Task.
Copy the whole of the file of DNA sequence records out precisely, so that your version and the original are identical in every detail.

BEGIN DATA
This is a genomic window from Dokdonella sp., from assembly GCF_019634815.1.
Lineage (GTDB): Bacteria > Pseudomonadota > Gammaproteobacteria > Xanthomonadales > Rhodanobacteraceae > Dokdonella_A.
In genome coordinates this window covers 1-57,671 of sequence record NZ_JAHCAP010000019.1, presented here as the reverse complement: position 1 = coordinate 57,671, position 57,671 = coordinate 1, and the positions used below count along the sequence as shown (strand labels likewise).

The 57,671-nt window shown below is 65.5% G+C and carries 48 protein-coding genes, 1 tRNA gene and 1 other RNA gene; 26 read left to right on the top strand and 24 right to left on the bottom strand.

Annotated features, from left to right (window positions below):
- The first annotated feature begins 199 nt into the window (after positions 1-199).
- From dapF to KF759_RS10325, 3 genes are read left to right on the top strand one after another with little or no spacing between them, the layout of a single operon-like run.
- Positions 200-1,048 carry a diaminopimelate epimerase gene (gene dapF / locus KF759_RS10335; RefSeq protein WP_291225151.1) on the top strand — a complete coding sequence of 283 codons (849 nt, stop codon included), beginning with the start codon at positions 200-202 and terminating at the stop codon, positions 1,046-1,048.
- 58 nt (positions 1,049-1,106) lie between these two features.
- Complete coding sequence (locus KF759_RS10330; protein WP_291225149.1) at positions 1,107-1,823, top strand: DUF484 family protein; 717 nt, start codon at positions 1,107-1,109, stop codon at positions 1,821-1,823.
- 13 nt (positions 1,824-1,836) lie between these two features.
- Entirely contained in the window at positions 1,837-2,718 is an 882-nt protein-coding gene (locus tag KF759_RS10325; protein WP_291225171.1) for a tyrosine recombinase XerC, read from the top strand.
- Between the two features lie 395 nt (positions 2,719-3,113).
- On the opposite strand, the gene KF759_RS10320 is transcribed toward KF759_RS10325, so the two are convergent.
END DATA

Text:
This is a genomic window from Dokdonella sp., from assembly GCF_019634815.1.
Lineage (GTDB): Bacteria > Pseudomonadota > Gammaproteobacteria > Xanthomonadales > Rhodanobacteraceae > Dokdonella_A.
In genome coordinates this window covers 1-57,671 of sequence record NZ_JAHCAP010000019.1, presented here as the reverse complement: position 1 = coordinate 57,671, position 57,671 = coordinate 1, and the positions used below count along the sequence as shown (strand labels likewise).

The 57,671-nt window shown below is 65.5% G+C and carries 48 protein-coding genes, 1 tRNA gene and 1 other RNA gene; 26 read left to right on the top strand and 24 right to left on the bottom strand.

Annotated features, from left to right (window positions below):
- The first annotated feature begins 199 nt into the window (after positions 1-199).
- From dapF to KF759_RS10325, 3 genes are read left to right on the top strand one after another with little or no spacing between them, the layout of a single operon-like run.
- Positions 200-1,048 carry a diaminopimelate epimerase gene (gene dapF / locus KF759_RS10335; RefSeq protein WP_291225151.1) on the top strand — a complete coding sequence of 283 codons (849 nt, stop codon included), beginning with the start codon at positions 200-202 and terminating at the stop codon, positions 1,046-1,048.
- 58 nt (positions 1,049-1,106) lie between these two features.
- Complete coding sequence (locus KF759_RS10330; protein WP_291225149.1) at positions 1,107-1,823, top strand: DUF484 family protein; 717 nt, start codon at positions 1,107-1,109, stop codon at positions 1,821-1,823.
- 13 nt (positions 1,824-1,836) lie between these two features.
- Entirely contained in the window at positions 1,837-2,718 is an 882-nt protein-coding gene (locus tag KF759_RS10325; protein WP_291225171.1) for a tyrosine recombinase XerC, read from the top strand.
- Between the two features lie 395 nt (positions 2,719-3,113).
- On the opposite strand, the gene KF759_RS10320 is transcribed toward KF759_RS10325, so the two are convergent.